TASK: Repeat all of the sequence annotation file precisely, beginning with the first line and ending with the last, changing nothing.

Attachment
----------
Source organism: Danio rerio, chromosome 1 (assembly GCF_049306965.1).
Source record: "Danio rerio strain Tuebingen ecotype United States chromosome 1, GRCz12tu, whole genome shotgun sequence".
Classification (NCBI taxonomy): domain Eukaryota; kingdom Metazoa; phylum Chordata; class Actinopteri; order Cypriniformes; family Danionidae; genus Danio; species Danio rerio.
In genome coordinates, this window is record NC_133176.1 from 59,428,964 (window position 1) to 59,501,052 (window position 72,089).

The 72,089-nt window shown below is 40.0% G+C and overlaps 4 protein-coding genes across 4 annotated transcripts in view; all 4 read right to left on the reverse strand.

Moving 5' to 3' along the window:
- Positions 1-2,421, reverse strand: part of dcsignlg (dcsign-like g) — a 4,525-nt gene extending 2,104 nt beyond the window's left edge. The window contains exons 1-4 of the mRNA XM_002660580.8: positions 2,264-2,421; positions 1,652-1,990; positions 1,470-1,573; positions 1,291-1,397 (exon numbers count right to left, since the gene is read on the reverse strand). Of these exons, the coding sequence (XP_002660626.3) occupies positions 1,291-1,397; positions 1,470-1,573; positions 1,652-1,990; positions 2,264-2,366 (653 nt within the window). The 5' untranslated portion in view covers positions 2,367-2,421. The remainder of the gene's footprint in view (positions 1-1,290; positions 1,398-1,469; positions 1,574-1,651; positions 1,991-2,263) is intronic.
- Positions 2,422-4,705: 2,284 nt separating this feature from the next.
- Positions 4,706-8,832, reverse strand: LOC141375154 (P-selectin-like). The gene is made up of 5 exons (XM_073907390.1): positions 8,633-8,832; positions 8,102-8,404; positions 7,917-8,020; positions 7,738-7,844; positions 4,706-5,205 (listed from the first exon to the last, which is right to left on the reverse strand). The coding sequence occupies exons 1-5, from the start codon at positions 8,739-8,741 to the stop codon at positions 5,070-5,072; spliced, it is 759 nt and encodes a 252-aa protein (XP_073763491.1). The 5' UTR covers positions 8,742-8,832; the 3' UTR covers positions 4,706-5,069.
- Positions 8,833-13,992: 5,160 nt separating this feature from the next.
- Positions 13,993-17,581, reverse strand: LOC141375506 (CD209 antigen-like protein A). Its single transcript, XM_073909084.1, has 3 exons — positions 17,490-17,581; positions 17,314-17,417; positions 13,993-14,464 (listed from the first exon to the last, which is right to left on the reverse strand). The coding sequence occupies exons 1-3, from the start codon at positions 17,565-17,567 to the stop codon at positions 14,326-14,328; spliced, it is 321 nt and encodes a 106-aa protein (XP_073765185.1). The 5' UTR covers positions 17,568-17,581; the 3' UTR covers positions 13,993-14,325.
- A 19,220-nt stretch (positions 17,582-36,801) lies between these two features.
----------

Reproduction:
Source organism: Danio rerio, chromosome 1 (assembly GCF_049306965.1).
Source record: "Danio rerio strain Tuebingen ecotype United States chromosome 1, GRCz12tu, whole genome shotgun sequence".
Classification (NCBI taxonomy): domain Eukaryota; kingdom Metazoa; phylum Chordata; class Actinopteri; order Cypriniformes; family Danionidae; genus Danio; species Danio rerio.
In genome coordinates, this window is record NC_133176.1 from 59,428,964 (window position 1) to 59,501,052 (window position 72,089).

The 72,089-nt window shown below is 40.0% G+C and overlaps 4 protein-coding genes across 4 annotated transcripts in view; all 4 read right to left on the reverse strand.

Moving 5' to 3' along the window:
- Positions 1-2,421, reverse strand: part of dcsignlg (dcsign-like g) — a 4,525-nt gene extending 2,104 nt beyond the window's left edge. The window contains exons 1-4 of the mRNA XM_002660580.8: positions 2,264-2,421; positions 1,652-1,990; positions 1,470-1,573; positions 1,291-1,397 (exon numbers count right to left, since the gene is read on the reverse strand). Of these exons, the coding sequence (XP_002660626.3) occupies positions 1,291-1,397; positions 1,470-1,573; positions 1,652-1,990; positions 2,264-2,366 (653 nt within the window). The 5' untranslated portion in view covers positions 2,367-2,421. The remainder of the gene's footprint in view (positions 1-1,290; positions 1,398-1,469; positions 1,574-1,651; positions 1,991-2,263) is intronic.
- Positions 2,422-4,705: 2,284 nt separating this feature from the next.
- Positions 4,706-8,832, reverse strand: LOC141375154 (P-selectin-like). The gene is made up of 5 exons (XM_073907390.1): positions 8,633-8,832; positions 8,102-8,404; positions 7,917-8,020; positions 7,738-7,844; positions 4,706-5,205 (listed from the first exon to the last, which is right to left on the reverse strand). The coding sequence occupies exons 1-5, from the start codon at positions 8,739-8,741 to the stop codon at positions 5,070-5,072; spliced, it is 759 nt and encodes a 252-aa protein (XP_073763491.1). The 5' UTR covers positions 8,742-8,832; the 3' UTR covers positions 4,706-5,069.
- Positions 8,833-13,992: 5,160 nt separating this feature from the next.
- Positions 13,993-17,581, reverse strand: LOC141375506 (CD209 antigen-like protein A). Its single transcript, XM_073909084.1, has 3 exons — positions 17,490-17,581; positions 17,314-17,417; positions 13,993-14,464 (listed from the first exon to the last, which is right to left on the reverse strand). The coding sequence occupies exons 1-3, from the start codon at positions 17,565-17,567 to the stop codon at positions 14,326-14,328; spliced, it is 321 nt and encodes a 106-aa protein (XP_073765185.1). The 5' UTR covers positions 17,568-17,581; the 3' UTR covers positions 13,993-14,325.
- A 19,220-nt stretch (positions 17,582-36,801) lies between these two features.